Meaning of greatness: context

jesus-and-child30 They left from there and began a journey through Galilee, but he did not wish anyone to know about it. 31 He was teaching his disciples and telling them, “The Son of Man is to be handed over to men and they will kill him, and three days after his death he will rise.” 32 But they did not understand the saying, and they were afraid to question him. 33 They came to Capernaum and, once inside the house, he began to ask them, “What were you arguing about on the way?” 34 But they remained silent. They had been discussing among themselves on the way who was the greatest. 35 Then he sat down, called the Twelve, and said to them, “If anyone wishes to be first, he shall be the last of all and the servant of all.” 36 Taking a child he placed it in their midst, and putting his arms around it he said to them, 37 “Whoever receives one child such as this in my name, receives me; and whoever receives me, receives not me but the one who sent me.” Mark 9:30–37

Context. As we move further into the liturgical year, it should become evident that there are fewer demonstrations of power and teaching authority, although they will continue to occur, e.g., the healing of the boy with demon (Mark 9:19-29). The emphasis is ever on preparing his disciples for the time when Jesus will not be among them in an earthly form. The text for this Sunday is commonly referred to as Christ’s second passion/resurrection prediction.

Between the first set of prediction/instructions and our Sunday gospel we have following pericopes:

  1. The Transfiguration (9:2-8) where Peter doesn’t know what to say and the three disciples are terrified.
  2. The discussion coming down the mountain (9:9-13) where the disciples fail to understand Jesus’ comment about “rising from the dead,” yet these disciples were with Jesus when he raised a twelve-year-old girl from the dead (5:35-43) and they had just come down from the mountain where the dead (Moses and Elijah) were alive.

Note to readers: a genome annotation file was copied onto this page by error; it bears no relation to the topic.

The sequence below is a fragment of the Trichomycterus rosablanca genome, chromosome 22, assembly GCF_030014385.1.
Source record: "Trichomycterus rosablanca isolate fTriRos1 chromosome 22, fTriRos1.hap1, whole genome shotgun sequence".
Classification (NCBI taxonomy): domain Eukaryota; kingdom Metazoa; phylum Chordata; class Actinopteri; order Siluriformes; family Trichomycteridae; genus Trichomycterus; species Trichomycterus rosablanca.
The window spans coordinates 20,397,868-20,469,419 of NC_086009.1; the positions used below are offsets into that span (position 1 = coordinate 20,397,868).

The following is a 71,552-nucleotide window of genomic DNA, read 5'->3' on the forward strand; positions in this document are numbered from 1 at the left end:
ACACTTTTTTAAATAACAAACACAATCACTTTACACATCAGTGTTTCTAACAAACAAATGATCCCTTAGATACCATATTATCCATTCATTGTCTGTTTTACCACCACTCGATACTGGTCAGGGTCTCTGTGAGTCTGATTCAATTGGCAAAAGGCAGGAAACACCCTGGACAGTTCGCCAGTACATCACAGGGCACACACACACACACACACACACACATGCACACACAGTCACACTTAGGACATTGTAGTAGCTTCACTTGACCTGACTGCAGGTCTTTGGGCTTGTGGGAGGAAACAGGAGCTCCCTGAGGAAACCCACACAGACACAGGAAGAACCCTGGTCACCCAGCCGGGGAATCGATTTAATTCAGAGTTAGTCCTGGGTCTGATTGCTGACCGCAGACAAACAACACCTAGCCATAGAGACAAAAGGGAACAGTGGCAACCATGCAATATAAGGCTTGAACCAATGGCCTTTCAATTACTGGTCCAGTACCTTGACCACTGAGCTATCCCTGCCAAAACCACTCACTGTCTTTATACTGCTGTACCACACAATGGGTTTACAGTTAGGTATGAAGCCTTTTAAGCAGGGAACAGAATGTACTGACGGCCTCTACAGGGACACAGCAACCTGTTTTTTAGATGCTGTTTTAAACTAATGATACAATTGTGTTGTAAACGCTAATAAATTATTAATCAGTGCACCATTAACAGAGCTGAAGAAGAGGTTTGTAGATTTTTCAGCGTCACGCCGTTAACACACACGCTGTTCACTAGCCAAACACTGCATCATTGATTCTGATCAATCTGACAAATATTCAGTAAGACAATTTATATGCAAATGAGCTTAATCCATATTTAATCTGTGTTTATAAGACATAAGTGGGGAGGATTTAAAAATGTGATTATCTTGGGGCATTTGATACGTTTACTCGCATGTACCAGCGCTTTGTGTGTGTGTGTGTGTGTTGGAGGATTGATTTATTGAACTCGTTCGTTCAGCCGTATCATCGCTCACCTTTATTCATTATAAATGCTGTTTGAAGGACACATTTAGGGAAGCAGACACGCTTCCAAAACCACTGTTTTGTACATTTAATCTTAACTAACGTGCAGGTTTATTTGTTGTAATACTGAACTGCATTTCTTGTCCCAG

3. The other disciples fail to cast out an evil spirit (9:14-29). Jesus is appalled at their faithlessness — “You faithless generation” (v. 19). But I would also draw your attention to v.24: “I believe; help my unbelief.” It is often the case that we are not either/or but rather both/and when it comes to believing or not believing. While we trust God, we fear, and that combination often leads us to misunderstanding

The return through Galilee from Caesarea Philippi to Jerusalem is not the occasion for a new mission but for instruction of the disciples. Each of the three passion predictions in this section of the Gospel is followed by instructions on discipleship and incidents that show that the disciples have not understood Jesus’ teaching, just as Peter, James, and John did not understand what resurrection meant earlier during the Transfiguration scene (9:10). [Perkins, 636]

As Stoffregen notes, each of the passion (/resurrection) predictions in Mark follows the same pattern.

25th B

This 2nd prediction alters several elements from the previous version. Instead of being rejected by the religious leaders, Jesus is to be handed over to “men.” The verb has shifted from the passive “be killed” (8:31) to the active “they will kill him” (9:31).

The disciples’ response points to a deepening separation from Jesus. Earlier, Peter had protested the first passion prediction (8:31–33), and the group, who failed to understand the meaning of resurrection, discussed it and asked Jesus whether Elijah would indeed have to come first (9:10–11). Now they are afraid to ask Jesus about the word they do not understand (v. 32). Fear plays a prominent role in the passion narrative. Fear and silence conclude the whole Gospel when the women flee from the tomb (16:8).

In any event, Jesus continues to teach (v. 31, imperfect verbs = continuous action in the past). The disciples continued to not understand (agnoeo) and continued to be afraid to ask him about his teachings (v. 32, imperfect verbs again). The other verb “to fear” (phobeomai) is used as the opposite of faith in 4:41; 5:36. It is also an emotion that the disciples frequently have: 4:41; 6:50; 10:32 (3rd passion prediction); 16:8. The three disciples are “terrified” (ekphobos — a related word) at the transfiguration (9:6). It seems discipleship is ever the ongoing process.

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One thought on “Meaning of greatness: context

  1. Fear is a very strong emotion . . . I wonder if their fear is based on the unknown aspect of their lives that is to come with Jesus and yet they are afraid to ask Christ what he meant regarding “he will rise on the third day”? Could it also be that the fear they have is of losing someone so precious to them that they can’t fathom that he will be killed? Just pondering … thank you!

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